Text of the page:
Dozing off at work is encouraged at mattress brand Casper’s headquarters in New York, where employees can have meetings or take naps on beds provided at the office, designed by local firm Float Studio.
The fast-growing bedding company recently moved to a two-floor office in Manhattan’s Flatiron District, designed by Float to reflect the brand’s abundant New York subway advertisements.
“We drew a lot of inspiration from some of the line drawings used in the subway campaigns,” studio partner Nina Etnier told Dezeen. “We liked the tone-on-tone blues used in the illustrations and used that as a direction for the palette and materials.”
The studio also wanted to incorporate the brand’s focus on sleep into the design, so used colours to make the main level resemble the morning and the upper floor suggest night.
On entering the offices, a hallway from the elevator leads to the lobby on the lower storey. The glossy purple desk and the blue-stained oak partition behind it are consistent with the pale palette on this level. To the right, the entry opens up onto the common area referred to as the “town hall”.
Before, small rooms blocked natural light from reaching these two sections, but the designers chose to remove the internal partitions.
The reception and town hall required the most reworking,” Etnier said. “We needed to open it up to provide enough space for the entire team to congregate as a whole.”
The designers saved resources elsewhere by exposing the ceilings and leaving much of the brickwork revealed. This also brightened the interior and contributed to the morning-like quality of the main floor.
Several other American office interiors feature exposed walls and services, including Paperless Post’s New York headquarters and a factory-converted workspace for a North Carolina ad agency.
The creation of low-ceilinged volumes within Casper’s office also helped open up the space, providing storage spaces and cosy nooks without blocking out all of the natural light.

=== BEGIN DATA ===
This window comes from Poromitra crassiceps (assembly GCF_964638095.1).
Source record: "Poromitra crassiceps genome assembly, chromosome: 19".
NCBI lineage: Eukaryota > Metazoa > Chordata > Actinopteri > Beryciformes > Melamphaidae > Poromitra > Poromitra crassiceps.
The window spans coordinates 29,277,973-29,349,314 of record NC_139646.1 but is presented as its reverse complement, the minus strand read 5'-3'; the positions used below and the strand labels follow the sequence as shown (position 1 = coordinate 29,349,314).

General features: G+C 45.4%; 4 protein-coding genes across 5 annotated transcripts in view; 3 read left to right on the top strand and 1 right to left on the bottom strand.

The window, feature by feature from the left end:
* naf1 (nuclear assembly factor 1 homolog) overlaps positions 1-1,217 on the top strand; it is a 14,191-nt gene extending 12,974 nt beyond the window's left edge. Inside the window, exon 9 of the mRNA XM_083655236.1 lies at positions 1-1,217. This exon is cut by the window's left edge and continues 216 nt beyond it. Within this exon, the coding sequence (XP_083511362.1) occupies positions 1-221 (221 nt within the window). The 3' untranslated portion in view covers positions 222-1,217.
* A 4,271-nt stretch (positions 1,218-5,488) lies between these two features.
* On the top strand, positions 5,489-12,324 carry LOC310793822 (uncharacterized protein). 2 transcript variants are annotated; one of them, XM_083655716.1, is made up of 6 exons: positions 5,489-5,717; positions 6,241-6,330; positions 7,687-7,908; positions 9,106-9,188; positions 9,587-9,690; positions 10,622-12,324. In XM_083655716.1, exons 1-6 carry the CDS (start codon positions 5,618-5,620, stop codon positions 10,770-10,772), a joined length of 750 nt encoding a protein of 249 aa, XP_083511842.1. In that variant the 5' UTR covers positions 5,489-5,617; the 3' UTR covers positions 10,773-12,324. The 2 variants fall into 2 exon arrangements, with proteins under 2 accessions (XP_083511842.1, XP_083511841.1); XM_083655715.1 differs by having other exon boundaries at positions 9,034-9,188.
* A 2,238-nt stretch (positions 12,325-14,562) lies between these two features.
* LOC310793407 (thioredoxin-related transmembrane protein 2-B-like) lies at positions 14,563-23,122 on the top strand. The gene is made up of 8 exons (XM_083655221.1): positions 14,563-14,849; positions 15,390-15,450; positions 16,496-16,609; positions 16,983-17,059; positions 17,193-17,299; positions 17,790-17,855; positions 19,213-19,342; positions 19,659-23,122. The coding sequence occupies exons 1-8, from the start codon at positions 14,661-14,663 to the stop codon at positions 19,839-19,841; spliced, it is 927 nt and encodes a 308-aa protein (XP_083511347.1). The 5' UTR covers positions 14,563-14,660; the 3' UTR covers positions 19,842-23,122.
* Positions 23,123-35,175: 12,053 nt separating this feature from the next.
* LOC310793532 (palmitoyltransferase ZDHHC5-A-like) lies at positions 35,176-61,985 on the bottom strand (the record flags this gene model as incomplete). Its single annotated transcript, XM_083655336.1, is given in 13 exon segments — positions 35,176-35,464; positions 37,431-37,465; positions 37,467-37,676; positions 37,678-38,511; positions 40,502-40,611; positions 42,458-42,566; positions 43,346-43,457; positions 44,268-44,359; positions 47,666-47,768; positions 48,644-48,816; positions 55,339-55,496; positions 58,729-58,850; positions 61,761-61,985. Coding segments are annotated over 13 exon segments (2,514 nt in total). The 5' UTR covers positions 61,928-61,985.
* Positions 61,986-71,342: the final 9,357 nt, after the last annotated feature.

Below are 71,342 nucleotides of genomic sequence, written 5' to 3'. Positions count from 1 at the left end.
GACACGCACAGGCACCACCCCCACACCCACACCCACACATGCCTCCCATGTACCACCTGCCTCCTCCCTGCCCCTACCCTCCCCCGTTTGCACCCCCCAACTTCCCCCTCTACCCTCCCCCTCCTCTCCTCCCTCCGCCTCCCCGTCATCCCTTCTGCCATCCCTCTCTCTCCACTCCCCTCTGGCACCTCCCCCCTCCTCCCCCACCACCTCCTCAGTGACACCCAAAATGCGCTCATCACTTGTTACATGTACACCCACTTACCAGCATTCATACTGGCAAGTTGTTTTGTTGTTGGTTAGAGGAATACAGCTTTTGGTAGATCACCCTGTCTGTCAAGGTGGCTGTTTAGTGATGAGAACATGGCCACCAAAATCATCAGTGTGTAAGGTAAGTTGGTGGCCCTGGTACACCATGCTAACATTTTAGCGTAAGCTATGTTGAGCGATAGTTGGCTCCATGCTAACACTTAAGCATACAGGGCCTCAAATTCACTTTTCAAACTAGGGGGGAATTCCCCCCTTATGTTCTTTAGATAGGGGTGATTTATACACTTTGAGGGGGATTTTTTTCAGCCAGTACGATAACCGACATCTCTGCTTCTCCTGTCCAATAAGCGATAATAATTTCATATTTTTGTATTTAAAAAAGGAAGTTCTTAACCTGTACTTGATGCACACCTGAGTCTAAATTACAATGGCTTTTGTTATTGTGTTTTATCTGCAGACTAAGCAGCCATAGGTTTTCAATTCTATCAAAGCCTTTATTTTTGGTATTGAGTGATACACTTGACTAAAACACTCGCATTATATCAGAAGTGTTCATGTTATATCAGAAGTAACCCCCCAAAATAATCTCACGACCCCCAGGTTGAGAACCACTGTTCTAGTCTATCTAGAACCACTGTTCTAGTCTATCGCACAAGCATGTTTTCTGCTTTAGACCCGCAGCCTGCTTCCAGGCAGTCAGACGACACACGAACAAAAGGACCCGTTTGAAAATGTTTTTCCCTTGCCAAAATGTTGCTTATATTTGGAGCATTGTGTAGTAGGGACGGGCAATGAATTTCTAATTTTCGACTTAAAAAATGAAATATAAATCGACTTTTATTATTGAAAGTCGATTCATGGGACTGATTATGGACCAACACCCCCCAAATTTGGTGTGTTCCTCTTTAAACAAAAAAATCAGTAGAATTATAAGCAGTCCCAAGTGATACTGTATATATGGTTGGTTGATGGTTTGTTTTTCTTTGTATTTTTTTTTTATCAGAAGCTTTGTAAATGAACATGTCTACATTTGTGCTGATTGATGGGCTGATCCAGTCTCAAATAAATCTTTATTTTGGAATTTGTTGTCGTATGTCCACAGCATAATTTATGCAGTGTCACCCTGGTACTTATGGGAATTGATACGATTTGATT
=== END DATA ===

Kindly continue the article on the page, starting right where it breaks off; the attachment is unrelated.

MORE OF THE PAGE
There are three of these rooms dispersed across the office, resembling blue boxes.
One is located behind the reception desk, on the east edge of the town hall space, and offers storage.
A white-tiled partition stands between its entrance and the communal area. A large rectangle in the middle of the wall allows views between the two, and also provides a space for a projection screen to descend during presentations.
Another blue box at the west end of the common room hides kitchen appliances, with shelves to store tableware.
The area in front acts as a dining space and a place for watching presentations.
“A company’s culture that previously felt intimate can spiral out after the company experiences rapid growth,” said Etnier. “The town hall is a place to draw the increasingly divergent teams together.”
Two lounges along the external wall complete the town hall area. They open out onto the floor without interruption, allowing light from the windows to reach the rest of the office.
The studio placed the third blue volume within the main open workspace, behind a brick wall to the right of the reception. Inside, three beds offer places for employees to conduct informal meetings or catch up on their sleep.
Across the rest of the work area, desks sit in rows among the exposed brick columns. Small offices and conference rooms with glass partitions take up the northeast corner.
A staircase to the left of the reception leads up the second floor room, where Float Studio used silver and white patterns against the walls painted in gradations deep blue to evoke nighttime.
Working with an irregular layout and slanting ceilings, the designers placed curved white fabric partitions to carve out different volumes within the room.
The penthouse leads out onto a grass terrace bordered by white stones. Lounge chairs and long tables offer a place to work with a view of midtown Manhattan.
Post source : http://www.dezeen.com